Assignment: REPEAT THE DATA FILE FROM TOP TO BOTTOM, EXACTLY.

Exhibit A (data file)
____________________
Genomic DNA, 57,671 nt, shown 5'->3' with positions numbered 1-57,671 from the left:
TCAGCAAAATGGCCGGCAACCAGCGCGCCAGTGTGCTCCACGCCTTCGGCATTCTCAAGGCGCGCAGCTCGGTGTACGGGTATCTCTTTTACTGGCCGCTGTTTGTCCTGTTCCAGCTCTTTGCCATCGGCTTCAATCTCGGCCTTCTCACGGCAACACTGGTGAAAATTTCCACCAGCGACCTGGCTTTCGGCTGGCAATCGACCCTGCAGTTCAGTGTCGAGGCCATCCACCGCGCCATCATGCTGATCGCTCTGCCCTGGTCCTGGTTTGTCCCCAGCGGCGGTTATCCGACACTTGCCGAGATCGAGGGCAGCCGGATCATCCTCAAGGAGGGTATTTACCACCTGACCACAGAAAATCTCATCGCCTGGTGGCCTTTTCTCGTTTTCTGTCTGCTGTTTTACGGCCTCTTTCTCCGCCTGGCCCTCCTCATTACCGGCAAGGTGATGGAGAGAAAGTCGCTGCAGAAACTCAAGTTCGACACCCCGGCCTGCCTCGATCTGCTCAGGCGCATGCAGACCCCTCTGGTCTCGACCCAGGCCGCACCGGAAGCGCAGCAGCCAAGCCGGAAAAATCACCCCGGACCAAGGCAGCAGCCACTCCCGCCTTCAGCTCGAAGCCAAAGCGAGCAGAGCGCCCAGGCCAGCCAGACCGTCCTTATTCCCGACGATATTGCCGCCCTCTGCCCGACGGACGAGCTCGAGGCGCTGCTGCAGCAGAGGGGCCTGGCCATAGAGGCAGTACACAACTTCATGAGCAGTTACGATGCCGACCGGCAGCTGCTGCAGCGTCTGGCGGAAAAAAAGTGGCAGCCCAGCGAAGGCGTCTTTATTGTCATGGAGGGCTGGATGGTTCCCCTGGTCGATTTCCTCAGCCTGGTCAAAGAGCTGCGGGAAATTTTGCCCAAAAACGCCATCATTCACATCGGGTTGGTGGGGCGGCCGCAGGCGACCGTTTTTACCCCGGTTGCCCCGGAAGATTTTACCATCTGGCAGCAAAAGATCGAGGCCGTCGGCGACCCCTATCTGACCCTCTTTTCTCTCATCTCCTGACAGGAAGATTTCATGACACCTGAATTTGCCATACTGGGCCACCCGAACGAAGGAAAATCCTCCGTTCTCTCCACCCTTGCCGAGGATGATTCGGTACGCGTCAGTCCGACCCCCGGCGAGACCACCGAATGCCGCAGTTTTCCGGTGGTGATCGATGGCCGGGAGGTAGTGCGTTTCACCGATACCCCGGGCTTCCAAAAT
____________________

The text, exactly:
Genomic DNA, 57,671 nt, shown 5'->3' with positions numbered 1-57,671 from the left:
TCAGCAAAATGGCCGGCAACCAGCGCGCCAGTGTGCTCCACGCCTTCGGCATTCTCAAGGCGCGCAGCTCGGTGTACGGGTATCTCTTTTACTGGCCGCTGTTTGTCCTGTTCCAGCTCTTTGCCATCGGCTTCAATCTCGGCCTTCTCACGGCAACACTGGTGAAAATTTCCACCAGCGACCTGGCTTTCGGCTGGCAATCGACCCTGCAGTTCAGTGTCGAGGCCATCCACCGCGCCATCATGCTGATCGCTCTGCCCTGGTCCTGGTTTGTCCCCAGCGGCGGTTATCCGACACTTGCCGAGATCGAGGGCAGCCGGATCATCCTCAAGGAGGGTATTTACCACCTGACCACAGAAAATCTCATCGCCTGGTGGCCTTTTCTCGTTTTCTGTCTGCTGTTTTACGGCCTCTTTCTCCGCCTGGCCCTCCTCATTACCGGCAAGGTGATGGAGAGAAAGTCGCTGCAGAAACTCAAGTTCGACACCCCGGCCTGCCTCGATCTGCTCAGGCGCATGCAGACCCCTCTGGTCTCGACCCAGGCCGCACCGGAAGCGCAGCAGCCAAGCCGGAAAAATCACCCCGGACCAAGGCAGCAGCCACTCCCGCCTTCAGCTCGAAGCCAAAGCGAGCAGAGCGCCCAGGCCAGCCAGACCGTCCTTATTCCCGACGATATTGCCGCCCTCTGCCCGACGGACGAGCTCGAGGCGCTGCTGCAGCAGAGGGGCCTGGCCATAGAGGCAGTACACAACTTCATGAGCAGTTACGATGCCGACCGGCAGCTGCTGCAGCGTCTGGCGGAAAAAAAGTGGCAGCCCAGCGAAGGCGTCTTTATTGTCATGGAGGGCTGGATGGTTCCCCTGGTCGATTTCCTCAGCCTGGTCAAAGAGCTGCGGGAAATTTTGCCCAAAAACGCCATCATTCACATCGGGTTGGTGGGGCGGCCGCAGGCGACCGTTTTTACCCCGGTTGCCCCGGAAGATTTTACCATCTGGCAGCAAAAGATCGAGGCCGTCGGCGACCCCTATCTGACCCTCTTTTCTCTCATCTCCTGACAGGAAGATTTCATGACACCTGAATTTGCCATACTGGGCCACCCGAACGAAGGAAAATCCTCCGTTCTCTCCACCCTTGCCGAGGATGATTCGGTACGCGTCAGTCCGACCCCCGGCGAGACCACCGAATGCCGCAGTTTTCCGGTGGTGATCGATGGCCGGGAGGTAGTGCGTTTCACCGATACCCCGGGCTTCCAAAAT